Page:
A dispute has arisen between Justice Minister Wijeyadasa Rajapakshe and the Parliament’s Sectoral Oversight Committee on Environment, Natural Resources & Sustainable Development Chairman Ajith Mannapperuma over the case relating to the X-Press Pearl disaster.
On April 4, the committee had held a meeting related to the X-Press Pearl sinking, where officials from institutions such as the Attorney General’s Department, Marine Environment Protection Authority (MEPA) and the National Aquatic Resources Research and Development Agency (NARA) were present.
Mr Mannapperuma, who is also a Samagi Jana Balawegaya (SJB) Parliamentarian, has now written to the Cabinet Secretary and the Attorney General summoning them to another committee meeting on April 25. He has also instructed them to submit all files and reports related to the investigation and compensation recovery process.
Minister Rajapakshe though, has ordered his ministry’s secretary to write to both the Cabinet Secretary and the Attorney General informing them not to go before the committee and to refrain from submitting any documents to it.
A Sectoral Oversight Committee has no right to question officials regarding an ongoing court case. Even raising a question in Parliament over an ongoing court case is prohibited. Moreover, the request is also a violation of the Parliament’s standing orders, Minister Rajapakshe said.
He said the committee was playing into the hands of those who insist it would be better to file a compensation case in Sri Lanka over the matter instead of doing so in a foreign jurisdiction.
“This is a case of national significance. The Cabinet has already decided where the case will be filed. The Attorney General will file action in the necessary court at the right time,” the minister said.
Lotus may tumble from tower
The Government is mulling changing the name of the Colombo Lotus Tower to “Colombo Tower” by dropping the “Lotus” from the name. The proposal to drop the “Lotus” from the name has come amid opinions that it is not a fit name for the tower.
Sources also said some in the Government believe a name change would help the tower to at least partly rid itself of being constantly described as yet another Rajapaksa white elephant.
It is already being called the “Rajapaksa Tower” and is criticised for being a prestige project of the former government while causing a huge financial loss for the country.
Agriculture Ministry wants lions also exported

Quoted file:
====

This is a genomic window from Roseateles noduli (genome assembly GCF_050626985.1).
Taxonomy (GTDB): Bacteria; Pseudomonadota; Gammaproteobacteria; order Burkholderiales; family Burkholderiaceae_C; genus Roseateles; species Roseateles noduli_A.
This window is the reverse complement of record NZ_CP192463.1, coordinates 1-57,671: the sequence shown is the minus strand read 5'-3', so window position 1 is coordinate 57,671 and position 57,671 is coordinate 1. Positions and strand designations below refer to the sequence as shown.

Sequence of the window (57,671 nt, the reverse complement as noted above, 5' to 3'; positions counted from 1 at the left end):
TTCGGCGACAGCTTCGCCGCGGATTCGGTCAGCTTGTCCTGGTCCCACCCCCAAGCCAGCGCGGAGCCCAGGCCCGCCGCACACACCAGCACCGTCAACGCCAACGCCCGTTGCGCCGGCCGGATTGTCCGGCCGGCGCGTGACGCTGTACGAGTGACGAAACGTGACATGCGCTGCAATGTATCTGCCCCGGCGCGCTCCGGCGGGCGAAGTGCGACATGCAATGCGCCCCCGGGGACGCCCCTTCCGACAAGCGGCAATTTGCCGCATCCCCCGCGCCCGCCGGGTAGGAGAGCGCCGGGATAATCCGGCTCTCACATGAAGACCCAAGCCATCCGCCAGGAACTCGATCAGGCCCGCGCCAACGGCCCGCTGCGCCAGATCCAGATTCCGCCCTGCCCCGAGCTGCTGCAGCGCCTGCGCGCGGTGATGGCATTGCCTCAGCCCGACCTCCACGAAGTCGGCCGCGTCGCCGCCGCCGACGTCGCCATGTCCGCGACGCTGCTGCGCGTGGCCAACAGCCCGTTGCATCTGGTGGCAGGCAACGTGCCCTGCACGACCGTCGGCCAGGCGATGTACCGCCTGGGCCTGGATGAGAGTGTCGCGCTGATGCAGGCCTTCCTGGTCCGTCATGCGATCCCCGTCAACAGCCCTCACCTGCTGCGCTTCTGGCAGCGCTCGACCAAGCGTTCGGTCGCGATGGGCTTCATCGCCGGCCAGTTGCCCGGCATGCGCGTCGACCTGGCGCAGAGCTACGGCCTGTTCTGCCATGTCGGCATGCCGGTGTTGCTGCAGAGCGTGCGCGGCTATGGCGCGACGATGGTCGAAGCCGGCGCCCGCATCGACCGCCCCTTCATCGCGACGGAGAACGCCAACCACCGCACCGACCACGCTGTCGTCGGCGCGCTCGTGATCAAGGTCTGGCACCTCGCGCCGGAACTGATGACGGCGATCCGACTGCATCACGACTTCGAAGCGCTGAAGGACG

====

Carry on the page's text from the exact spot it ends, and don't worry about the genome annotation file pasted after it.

The Agriculture Ministry which was having discussions with a Chinese company to export 100,000 toque macaque monkeys to China, has now mixed up monkeys and lions.
The Ministry issued a media statement on April 16 saying farmer associations support the plan to remove the toque macaque monkeys that damage crops.
However, in the second paragraph of the media statement, instead of mentioning the toque macaques, the ministry has said the plan was to export 100,000 “lions.”
The Ministry, which was holding meetings and talking about shipping monkeys to China, has forgotten there is not a single lion in the country’s forests, and the prehistoric lions who used to roam Sri Lanka went extinct long ago.
Two-day ordeal of SriLankan Airlines flight from Melbourne to Colombo
Passengers on a SriLankan Airlines flight from Melbourne to Colombo had a two-day ordeal before they reached their destination earlier this week. This is how a passenger on the flight described the ordeal.
The flight was initially scheduled to leave Melbourne Airport at 4.10 p.m. on April 15 and after boarding the flight around 10.00 p.m., the flight was cancelled due to a technical problem.
Passengers were informed to collect their main luggage and were told accommodation would be provided. But after collecting the vouchers they realised it was only for a taxi.Only Business class passengers and those with medical issues were given hotel accommodation.
On the second day passengers were told to come around 3.00 p.m. for the 6.30 p.m. flight. Passengers were given boarding passes and were waiting in an area to board the flight.
Around 8.00 p.m., the departure time shown on the screens as 10.00 p.m. was deleted. This prompted people to go up to the Australian Aviation counter and inquire about the flight.
Australian Aviation staff and its Chief handled the situation thereafter and an announcement was made the flight would depart after 12 midnight. An aviation chief arranged a separate counter and brought in a SriLankan Airlines Manager to make alternate arrangements and talk to the passengers.
Australian Aviation staff came and spoke to all passengers personally. Food and drinks were provided without delay. The flight finally left only around 1.45 a.m. on April 17. Passengers felt that better communication could have been one of the better ways of resolving the issue, though a delay of flights is not unusual.